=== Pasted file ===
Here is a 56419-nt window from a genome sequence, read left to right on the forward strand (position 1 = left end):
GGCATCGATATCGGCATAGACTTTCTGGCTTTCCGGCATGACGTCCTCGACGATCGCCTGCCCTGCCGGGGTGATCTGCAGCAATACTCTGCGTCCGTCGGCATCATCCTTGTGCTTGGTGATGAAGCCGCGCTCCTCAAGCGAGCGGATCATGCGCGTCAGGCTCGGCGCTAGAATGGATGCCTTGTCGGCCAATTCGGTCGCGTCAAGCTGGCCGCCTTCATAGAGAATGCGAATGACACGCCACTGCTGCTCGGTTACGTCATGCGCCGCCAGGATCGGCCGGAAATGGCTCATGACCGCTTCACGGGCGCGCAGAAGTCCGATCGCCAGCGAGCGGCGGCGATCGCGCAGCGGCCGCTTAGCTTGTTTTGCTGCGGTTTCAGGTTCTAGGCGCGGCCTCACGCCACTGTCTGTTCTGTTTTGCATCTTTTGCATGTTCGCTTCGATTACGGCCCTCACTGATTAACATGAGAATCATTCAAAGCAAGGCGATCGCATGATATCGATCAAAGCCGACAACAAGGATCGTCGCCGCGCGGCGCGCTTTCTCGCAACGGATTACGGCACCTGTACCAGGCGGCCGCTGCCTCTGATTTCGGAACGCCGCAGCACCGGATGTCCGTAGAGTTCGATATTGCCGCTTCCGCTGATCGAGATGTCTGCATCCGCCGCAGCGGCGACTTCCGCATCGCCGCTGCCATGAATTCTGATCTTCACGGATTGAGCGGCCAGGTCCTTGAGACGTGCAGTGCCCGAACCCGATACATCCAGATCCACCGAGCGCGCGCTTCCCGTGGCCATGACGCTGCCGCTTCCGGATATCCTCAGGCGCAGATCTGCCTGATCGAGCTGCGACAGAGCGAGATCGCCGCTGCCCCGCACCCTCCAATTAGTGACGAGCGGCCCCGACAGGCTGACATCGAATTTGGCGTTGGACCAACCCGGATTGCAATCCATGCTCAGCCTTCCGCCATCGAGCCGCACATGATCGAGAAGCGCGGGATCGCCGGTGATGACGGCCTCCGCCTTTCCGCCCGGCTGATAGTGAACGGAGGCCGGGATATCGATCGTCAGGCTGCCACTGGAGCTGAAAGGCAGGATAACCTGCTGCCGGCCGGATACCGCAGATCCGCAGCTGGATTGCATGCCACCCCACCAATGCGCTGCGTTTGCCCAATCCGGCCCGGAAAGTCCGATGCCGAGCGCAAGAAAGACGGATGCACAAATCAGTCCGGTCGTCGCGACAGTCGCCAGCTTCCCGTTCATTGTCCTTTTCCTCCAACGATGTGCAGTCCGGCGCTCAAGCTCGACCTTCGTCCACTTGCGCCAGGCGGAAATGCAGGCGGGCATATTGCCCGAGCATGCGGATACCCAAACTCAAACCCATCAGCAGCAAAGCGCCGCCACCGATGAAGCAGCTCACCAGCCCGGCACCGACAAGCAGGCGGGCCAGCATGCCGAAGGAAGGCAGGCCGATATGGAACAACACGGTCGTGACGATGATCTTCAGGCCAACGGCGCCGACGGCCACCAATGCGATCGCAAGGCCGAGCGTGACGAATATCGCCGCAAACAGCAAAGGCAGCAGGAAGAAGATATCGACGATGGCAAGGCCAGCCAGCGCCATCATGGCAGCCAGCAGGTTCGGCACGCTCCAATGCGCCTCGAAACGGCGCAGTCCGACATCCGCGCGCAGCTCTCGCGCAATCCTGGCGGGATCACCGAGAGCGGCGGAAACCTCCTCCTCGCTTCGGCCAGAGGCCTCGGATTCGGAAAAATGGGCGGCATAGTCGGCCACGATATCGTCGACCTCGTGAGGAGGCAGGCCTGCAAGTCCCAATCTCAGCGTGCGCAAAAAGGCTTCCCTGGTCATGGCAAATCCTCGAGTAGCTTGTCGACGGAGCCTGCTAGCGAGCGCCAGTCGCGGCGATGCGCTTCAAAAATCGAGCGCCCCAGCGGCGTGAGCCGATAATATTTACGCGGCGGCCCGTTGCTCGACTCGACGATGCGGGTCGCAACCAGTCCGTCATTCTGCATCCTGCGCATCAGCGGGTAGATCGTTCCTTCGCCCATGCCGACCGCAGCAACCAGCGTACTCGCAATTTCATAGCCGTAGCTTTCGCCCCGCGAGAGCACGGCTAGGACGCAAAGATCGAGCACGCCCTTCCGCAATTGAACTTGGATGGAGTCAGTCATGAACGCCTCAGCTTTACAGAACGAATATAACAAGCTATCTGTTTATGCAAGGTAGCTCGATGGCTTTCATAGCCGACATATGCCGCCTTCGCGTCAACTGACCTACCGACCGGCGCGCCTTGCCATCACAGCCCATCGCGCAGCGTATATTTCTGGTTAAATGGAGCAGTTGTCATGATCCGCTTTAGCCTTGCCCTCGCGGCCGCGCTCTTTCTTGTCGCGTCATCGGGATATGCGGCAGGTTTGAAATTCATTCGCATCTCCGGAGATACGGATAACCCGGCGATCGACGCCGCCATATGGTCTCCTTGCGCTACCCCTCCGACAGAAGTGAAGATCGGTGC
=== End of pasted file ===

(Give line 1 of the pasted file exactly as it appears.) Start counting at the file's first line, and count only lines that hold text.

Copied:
Here is a 56419-nt window from a genome sequence, read left to right on the forward strand (position 1 = left end):